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French verbs are, for historical reasons, typically grouped into three classes. The loss of final consonants in French has resulted in a serious divergence, wherein the verb conjugation system of the spoken language is significantly simpler than that of the written language.

French (informal 2nd person) imperatives for almost all verbs, and in particular all class I and II verbs, are pronounced identically to the second person present.

However, presumably representing an earlier sound change, the spelling rules for French verbs in Class I are different; the present form ends in a silent s.

Tu retournes chez toi. /ty rəturn ʃe twa/ "You are returning home."

Retourne chez toi. /rəturn ʃe twa/ "Return to your home!"

However, before the pronouns y and en in the imperative, an "s" is pronounced (as a /z/, due to other historic sound changes that I think aren't relevant to this question). This "s" is also obligatory in the orthography:

Retournes-y /rəturnzi/ "Return there!"

For class II and III verbs (ignoring some highly irregular ones for simplicity), the s is represented in the orthography in all situations; it is usually silent but it is pronounced (again as /z/) before y and en.

A reasonable hypothesis would be that the orthographic [s] was historically pronounced in the case of Class II and III verbs, and not in the case of Class I verbs, and then was lost in word final position but retained in the "liaison position" before "y" and "en." (This is typical of French sound changes.)

However, this contradicts the evidence that the [s] is also pronounced in the liaison position for Class I verbs. This could be a recent development by analogy, but it would be a little surprising, since the Class I verbs are more common and more regular. (In addition, it would be surprising for a relatively recent development to have made its way into the standard orthography as it has.) Does anyone know where this came from?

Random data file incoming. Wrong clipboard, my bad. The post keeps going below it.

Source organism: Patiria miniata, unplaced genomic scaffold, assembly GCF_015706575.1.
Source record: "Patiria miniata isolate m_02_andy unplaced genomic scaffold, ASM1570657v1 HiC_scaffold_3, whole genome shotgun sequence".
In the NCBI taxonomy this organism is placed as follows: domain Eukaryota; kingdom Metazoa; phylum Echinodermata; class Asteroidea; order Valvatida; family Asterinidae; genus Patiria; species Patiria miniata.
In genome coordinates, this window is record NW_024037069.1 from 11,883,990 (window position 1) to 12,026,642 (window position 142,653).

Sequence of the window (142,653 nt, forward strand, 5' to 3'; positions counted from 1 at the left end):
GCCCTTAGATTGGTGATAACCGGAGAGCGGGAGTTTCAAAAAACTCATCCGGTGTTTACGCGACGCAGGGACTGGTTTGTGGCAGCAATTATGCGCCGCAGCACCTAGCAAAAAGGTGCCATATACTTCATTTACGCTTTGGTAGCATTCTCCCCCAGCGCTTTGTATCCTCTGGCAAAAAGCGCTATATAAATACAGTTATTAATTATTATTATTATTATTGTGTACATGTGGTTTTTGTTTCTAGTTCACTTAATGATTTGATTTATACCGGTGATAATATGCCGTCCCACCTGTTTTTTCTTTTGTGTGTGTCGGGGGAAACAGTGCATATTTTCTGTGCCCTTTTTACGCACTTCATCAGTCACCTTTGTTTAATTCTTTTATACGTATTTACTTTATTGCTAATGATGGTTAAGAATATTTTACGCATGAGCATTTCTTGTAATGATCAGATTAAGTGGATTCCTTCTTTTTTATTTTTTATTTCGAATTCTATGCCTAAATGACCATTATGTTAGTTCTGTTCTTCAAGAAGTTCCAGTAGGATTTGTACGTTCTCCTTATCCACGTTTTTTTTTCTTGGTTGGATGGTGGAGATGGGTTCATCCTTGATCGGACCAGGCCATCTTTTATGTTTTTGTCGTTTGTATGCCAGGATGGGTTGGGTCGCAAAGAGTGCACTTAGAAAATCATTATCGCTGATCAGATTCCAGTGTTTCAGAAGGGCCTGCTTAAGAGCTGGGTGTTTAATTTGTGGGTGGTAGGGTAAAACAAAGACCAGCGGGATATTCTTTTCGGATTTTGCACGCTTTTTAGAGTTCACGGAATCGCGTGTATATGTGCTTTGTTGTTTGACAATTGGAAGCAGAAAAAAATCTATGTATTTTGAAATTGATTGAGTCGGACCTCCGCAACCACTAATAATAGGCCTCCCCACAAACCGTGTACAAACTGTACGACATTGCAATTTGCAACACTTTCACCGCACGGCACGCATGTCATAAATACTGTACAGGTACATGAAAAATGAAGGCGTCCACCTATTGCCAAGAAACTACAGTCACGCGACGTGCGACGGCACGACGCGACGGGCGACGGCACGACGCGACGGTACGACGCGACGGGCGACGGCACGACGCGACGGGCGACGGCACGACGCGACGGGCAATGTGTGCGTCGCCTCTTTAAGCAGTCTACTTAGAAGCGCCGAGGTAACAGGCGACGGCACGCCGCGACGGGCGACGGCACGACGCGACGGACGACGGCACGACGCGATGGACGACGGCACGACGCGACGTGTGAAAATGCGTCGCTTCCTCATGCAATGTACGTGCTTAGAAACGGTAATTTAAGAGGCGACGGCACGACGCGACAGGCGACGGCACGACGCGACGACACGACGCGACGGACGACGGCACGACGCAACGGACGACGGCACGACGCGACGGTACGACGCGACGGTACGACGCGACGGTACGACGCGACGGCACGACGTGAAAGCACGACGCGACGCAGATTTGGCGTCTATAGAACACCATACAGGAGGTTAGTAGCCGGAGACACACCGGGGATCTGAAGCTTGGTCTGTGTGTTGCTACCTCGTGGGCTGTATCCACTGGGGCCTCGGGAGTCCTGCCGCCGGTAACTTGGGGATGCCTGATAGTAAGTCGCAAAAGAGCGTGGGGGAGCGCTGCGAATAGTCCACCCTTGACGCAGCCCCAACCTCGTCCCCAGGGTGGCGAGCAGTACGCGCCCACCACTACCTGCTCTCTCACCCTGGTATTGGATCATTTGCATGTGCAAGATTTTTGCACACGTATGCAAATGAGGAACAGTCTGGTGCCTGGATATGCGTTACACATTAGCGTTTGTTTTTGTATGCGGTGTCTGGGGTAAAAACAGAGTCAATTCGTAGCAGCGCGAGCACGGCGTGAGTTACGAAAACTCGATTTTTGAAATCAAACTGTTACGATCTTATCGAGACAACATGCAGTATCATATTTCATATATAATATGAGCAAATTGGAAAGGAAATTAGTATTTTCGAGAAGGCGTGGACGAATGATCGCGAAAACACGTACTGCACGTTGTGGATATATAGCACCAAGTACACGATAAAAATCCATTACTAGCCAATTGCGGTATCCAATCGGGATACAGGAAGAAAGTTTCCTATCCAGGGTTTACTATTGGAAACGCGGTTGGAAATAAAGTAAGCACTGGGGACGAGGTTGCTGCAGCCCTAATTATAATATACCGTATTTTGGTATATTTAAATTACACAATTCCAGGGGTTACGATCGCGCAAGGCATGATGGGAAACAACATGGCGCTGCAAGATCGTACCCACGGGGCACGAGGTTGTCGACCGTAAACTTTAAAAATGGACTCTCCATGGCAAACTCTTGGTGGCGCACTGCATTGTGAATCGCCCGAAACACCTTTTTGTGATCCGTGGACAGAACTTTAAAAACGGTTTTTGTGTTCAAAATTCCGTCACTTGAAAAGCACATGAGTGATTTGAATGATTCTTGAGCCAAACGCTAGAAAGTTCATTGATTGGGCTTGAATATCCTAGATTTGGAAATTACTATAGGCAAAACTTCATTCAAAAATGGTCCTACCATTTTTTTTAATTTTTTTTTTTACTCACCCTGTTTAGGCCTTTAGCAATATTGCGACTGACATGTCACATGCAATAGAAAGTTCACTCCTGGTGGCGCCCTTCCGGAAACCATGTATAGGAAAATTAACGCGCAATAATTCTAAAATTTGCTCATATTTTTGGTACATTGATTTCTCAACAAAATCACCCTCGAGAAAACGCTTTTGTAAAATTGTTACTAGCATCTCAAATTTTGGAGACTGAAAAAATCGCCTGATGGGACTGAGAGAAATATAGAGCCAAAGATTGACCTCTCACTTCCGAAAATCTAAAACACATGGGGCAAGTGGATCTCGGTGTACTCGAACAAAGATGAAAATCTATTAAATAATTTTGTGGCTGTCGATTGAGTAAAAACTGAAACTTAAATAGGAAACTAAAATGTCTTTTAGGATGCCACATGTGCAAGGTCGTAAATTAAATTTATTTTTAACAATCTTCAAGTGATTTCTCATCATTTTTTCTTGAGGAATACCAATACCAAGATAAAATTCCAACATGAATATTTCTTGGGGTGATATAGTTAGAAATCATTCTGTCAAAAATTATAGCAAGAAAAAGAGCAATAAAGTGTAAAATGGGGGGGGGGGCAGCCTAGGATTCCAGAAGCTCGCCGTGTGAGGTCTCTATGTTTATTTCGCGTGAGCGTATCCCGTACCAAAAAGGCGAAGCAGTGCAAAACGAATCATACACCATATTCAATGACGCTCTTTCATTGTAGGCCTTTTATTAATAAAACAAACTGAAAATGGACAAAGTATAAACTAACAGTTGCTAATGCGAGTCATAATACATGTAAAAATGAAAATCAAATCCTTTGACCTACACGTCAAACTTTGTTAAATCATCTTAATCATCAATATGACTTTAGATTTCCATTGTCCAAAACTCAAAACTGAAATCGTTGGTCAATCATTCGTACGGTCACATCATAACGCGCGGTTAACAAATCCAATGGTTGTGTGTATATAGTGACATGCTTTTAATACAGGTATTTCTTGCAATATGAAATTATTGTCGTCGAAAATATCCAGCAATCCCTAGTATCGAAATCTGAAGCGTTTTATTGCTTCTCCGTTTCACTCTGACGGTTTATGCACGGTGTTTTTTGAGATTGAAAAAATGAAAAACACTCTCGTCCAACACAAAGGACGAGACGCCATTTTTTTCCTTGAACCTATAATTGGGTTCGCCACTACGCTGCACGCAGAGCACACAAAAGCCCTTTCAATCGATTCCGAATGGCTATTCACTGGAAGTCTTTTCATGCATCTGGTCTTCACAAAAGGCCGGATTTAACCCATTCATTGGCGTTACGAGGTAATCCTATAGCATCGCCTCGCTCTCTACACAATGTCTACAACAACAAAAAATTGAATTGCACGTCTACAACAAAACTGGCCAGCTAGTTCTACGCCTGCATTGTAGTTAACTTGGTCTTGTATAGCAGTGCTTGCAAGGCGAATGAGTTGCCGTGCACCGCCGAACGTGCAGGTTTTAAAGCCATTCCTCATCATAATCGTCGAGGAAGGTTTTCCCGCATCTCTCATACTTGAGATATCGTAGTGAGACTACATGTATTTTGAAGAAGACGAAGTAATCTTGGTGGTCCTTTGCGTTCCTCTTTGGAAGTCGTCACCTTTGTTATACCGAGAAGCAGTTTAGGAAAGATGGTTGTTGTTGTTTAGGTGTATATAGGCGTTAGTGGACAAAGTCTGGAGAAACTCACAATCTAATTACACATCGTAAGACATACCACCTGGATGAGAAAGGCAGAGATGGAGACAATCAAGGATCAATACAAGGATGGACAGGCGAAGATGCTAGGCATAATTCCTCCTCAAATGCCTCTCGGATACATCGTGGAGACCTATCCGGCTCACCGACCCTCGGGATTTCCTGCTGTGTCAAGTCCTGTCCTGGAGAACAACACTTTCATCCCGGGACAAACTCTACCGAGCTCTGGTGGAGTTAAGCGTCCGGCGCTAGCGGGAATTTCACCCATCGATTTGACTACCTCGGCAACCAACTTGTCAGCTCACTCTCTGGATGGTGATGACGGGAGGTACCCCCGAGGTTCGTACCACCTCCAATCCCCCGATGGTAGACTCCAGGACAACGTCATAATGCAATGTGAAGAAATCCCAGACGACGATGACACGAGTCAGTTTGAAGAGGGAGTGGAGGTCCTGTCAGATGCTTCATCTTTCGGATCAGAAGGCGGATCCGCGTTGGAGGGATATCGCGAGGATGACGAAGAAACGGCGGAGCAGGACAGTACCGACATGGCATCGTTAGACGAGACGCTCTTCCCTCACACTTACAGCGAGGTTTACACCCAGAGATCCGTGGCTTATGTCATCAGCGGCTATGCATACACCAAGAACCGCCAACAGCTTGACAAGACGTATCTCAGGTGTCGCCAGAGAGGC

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    In Latin, only the 2sg. indicative, not the imperative, had -s, no matter what the conjugation class of the verb. So I would assume that all cases of -s in the French imperative, whether orthographic or actually pronounced, are analogical introductions from the indicative. This doesn't answer the question of why there is orthographic -s in only some verb classes, though. – TKR Apr 20 '15 at 21:57
  • Well written question. This is the type of question this site sees much too rarely. – Sverre Aug 10 '15 at 21:16
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This is known as an ephelcystic s and is analogous to the ephelcystic t in "Parle-t-il français?". It's euphonic rather than etymological, used to avoid a hiatus between the imperative and the y/en. I believe that historically there would have been an elision instead ("retourn'y") but I don't have a source confirming this. When still considered incorrect, this type of speech error is called pataquès, from the example erroneous phrase "je ne sais pas-t-à qu'est-ce".

By contrast, I believe that the -s in Class II and Class III imperatives are etymological.

There's a reasonable summary of this on the French Wikipedia articles about French liason and ephelcystic phonemes.

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